The plan was recommended for approval by the commission in a split 4-3 vote — with commissioners Bill Jensen, Bobby Lipnick, Reid Phillips and John Rediker approving and Karen Perez, Henry Pratt, Brian Judge dissenting. The main argument among those who dissented was that while the plan had come a long way, it still did not yet meet criteria related to the mass and scale of the building.



“I think The Evergreen Lodge needs to be redeveloped, I’m in support of redevelopment, but I don’t think we’re there yet to meet the criteria,” Perez said. “Part of that criteria is mass and scale … it needs some more work to fit into the community and provide a transition between the hospital and the single-family homes across the street and the library, to make it feel more like a better part of this town.”

On Dec. 6, the town’s community development department received an appeal of this approval from the Vail International Condominium Owners Association. The appeal holds that the project as currently proposed by the developer and recommended for approval by the PEC would “substantially adversely affect the VIC owners.”

“VIC would be aggrieved by the proposed development if it is permitted to go forward in its present form, by the massive scale and scope of the proposed development, the likely negative environmental effects (particularly the effects on Middle Creek), the safety hazards posed by the proximity of the northeast portion of the proposed development to the Vail Health helipad, by the strain on employee housing, by significantly increased traffic and congestion, and by the likelihood that the proposed development would not meaningfully contribute to ‘live’ beds,” the appeal reads.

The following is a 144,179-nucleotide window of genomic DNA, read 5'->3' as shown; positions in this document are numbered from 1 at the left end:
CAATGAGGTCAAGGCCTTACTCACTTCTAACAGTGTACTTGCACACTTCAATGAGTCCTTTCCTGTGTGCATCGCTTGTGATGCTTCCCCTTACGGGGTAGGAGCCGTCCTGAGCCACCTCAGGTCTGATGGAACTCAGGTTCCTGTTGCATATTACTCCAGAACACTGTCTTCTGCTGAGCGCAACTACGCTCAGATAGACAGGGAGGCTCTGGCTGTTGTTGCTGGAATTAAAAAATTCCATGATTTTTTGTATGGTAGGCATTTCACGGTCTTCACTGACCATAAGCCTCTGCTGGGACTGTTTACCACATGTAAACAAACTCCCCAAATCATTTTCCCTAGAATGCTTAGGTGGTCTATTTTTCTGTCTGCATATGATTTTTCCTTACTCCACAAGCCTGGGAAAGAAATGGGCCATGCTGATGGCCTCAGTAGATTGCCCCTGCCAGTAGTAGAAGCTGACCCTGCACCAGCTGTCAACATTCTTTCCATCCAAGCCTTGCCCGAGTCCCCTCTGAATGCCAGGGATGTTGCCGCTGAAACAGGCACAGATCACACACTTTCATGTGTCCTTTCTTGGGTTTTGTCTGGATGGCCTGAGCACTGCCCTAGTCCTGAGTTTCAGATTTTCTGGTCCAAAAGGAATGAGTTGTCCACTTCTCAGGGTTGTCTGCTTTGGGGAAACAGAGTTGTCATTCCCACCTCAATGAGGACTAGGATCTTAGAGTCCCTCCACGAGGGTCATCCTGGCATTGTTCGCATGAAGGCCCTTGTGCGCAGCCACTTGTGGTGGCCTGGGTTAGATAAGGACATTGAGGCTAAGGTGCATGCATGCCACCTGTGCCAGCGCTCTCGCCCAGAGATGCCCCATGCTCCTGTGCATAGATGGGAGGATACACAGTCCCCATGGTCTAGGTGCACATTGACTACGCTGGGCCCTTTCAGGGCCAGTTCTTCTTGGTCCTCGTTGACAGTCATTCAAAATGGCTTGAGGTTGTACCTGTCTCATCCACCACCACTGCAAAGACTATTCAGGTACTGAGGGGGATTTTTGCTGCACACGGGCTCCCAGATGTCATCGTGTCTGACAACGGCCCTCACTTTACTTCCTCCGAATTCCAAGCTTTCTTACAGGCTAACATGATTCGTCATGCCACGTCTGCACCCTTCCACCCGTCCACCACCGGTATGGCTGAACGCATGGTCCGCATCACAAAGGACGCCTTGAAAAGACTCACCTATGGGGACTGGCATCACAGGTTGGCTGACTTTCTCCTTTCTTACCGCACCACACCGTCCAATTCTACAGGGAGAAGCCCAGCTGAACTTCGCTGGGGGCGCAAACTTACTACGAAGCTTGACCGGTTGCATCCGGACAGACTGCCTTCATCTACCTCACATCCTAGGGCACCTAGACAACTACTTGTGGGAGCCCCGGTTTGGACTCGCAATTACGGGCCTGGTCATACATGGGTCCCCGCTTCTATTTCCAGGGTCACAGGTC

According to a staff memo, the appeal was determined to have standing by Matt Gennett, Vail’s development director, so the Vail Town Council will hear its appeal on Jan. 3.

Ongoing community concerns

An aerial concept of the proposed Evergreen Lodge redevelopment from the project’s architect Snow Kreilich and landscape architect TENxTEN.
Courtesy Photo

Throughout the PEC hearing process, a number of residents have expressed concerns with the redevelopment application, many of which are also called out in the Vail International appeal.

For the plan that was recommended for approval, emails and letters from residents and community members cited ongoing concerns around the overall size and design of the property, the potential danger to the adjacent helicopter pad at Vail Health as well as that the site had an insufficient number of employee housing units.

Visual appeal

Several letters and emails received by the commission gave reference to the Evergreen Lodge’s current appearance. Harry Frampton, in a Nov. 9 email, called it a “dump,” citing the application would “be a vast improvement.”

Susie Tjossem, in a Nov. 1 email, said the “redevelopment of the Evergreen is long overdue; it is a front and center eyesore,” adding that it would have a “significant upside for the town in both image and positive economic factors.”